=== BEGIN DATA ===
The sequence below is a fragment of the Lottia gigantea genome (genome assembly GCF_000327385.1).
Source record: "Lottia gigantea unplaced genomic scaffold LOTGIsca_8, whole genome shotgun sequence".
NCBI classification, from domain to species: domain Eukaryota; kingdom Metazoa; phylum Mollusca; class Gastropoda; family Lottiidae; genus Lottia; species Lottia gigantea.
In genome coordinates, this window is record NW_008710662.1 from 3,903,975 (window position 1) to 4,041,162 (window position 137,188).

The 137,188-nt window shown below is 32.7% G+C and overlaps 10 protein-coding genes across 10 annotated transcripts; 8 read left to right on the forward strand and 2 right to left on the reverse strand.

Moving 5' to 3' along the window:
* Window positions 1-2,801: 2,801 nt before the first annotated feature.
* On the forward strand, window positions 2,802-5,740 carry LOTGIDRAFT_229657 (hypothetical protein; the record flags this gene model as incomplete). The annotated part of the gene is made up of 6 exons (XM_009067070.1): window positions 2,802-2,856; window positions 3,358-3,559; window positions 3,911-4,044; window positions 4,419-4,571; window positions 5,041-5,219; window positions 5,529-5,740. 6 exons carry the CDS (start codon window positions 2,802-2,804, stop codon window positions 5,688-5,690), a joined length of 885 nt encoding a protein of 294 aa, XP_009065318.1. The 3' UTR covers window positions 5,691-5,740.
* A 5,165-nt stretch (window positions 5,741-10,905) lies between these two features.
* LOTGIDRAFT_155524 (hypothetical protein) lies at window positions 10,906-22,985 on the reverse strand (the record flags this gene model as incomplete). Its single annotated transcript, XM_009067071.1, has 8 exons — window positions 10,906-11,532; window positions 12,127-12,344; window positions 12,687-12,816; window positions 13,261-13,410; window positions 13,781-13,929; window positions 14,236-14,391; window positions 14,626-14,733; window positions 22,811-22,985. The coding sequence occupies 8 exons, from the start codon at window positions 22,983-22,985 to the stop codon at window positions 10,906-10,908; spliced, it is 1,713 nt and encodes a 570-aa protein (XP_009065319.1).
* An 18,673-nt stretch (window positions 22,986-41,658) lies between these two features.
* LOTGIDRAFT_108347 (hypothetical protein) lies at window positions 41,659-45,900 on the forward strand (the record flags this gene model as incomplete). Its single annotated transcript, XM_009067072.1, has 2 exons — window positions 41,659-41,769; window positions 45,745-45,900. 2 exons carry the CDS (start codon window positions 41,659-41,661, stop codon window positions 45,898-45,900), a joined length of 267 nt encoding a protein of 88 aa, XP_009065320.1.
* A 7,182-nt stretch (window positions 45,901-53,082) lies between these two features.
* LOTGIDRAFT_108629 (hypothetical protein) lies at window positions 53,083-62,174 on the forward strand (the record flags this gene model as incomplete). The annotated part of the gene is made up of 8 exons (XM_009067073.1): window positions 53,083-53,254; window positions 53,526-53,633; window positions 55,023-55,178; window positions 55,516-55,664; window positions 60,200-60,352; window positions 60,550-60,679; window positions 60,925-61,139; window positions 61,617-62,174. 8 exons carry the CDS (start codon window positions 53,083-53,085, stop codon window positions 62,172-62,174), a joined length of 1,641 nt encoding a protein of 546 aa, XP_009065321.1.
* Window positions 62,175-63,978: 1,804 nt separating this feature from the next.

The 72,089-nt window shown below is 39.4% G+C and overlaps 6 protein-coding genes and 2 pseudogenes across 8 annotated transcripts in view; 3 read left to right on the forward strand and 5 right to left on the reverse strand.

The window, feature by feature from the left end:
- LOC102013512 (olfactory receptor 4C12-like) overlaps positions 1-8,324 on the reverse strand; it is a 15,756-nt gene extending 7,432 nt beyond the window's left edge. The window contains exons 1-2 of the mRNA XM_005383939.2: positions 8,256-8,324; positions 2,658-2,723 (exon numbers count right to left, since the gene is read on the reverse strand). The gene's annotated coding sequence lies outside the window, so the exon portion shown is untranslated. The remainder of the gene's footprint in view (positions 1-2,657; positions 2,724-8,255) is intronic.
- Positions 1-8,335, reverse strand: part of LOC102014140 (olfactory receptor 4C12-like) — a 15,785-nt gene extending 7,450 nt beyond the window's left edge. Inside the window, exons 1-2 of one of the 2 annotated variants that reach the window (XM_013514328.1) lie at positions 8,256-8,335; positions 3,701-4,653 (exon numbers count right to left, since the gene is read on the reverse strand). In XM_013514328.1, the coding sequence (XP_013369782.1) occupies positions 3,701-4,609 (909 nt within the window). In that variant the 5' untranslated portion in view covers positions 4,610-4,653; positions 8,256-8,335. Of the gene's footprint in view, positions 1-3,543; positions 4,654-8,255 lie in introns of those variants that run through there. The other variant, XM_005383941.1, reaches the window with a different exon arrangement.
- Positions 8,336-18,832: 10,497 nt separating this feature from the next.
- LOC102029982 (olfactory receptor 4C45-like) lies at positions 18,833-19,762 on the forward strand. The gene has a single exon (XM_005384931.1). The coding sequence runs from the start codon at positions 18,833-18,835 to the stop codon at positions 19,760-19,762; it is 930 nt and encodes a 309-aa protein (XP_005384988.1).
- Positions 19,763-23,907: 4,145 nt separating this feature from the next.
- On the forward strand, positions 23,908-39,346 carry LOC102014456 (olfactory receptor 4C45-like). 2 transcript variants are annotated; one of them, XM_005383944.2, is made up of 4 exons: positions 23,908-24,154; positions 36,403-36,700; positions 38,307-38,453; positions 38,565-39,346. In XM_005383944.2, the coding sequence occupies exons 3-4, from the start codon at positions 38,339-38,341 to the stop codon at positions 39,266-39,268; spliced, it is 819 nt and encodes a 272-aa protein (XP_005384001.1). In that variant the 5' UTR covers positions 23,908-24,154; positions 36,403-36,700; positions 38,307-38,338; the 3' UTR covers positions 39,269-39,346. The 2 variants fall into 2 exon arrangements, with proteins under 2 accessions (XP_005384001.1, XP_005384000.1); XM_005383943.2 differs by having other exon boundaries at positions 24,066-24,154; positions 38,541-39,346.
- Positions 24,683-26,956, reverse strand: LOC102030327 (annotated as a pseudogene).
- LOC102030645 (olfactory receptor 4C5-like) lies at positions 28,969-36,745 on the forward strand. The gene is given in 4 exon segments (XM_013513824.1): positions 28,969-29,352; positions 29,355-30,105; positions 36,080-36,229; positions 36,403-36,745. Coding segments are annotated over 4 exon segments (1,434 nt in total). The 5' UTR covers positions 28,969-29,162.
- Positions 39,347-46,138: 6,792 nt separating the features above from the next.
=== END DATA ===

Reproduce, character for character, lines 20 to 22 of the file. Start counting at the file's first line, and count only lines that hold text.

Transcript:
- Positions 8,336-18,832: 10,497 nt separating this feature from the next.
- LOC102029982 (olfactory receptor 4C45-like) lies at positions 18,833-19,762 on the forward strand. The gene has a single exon (XM_005384931.1). The coding sequence runs from the start codon at positions 18,833-18,835 to the stop codon at positions 19,760-19,762; it is 930 nt and encodes a 309-aa protein (XP_005384988.1).
- Positions 19,763-23,907: 4,145 nt separating this feature from the next.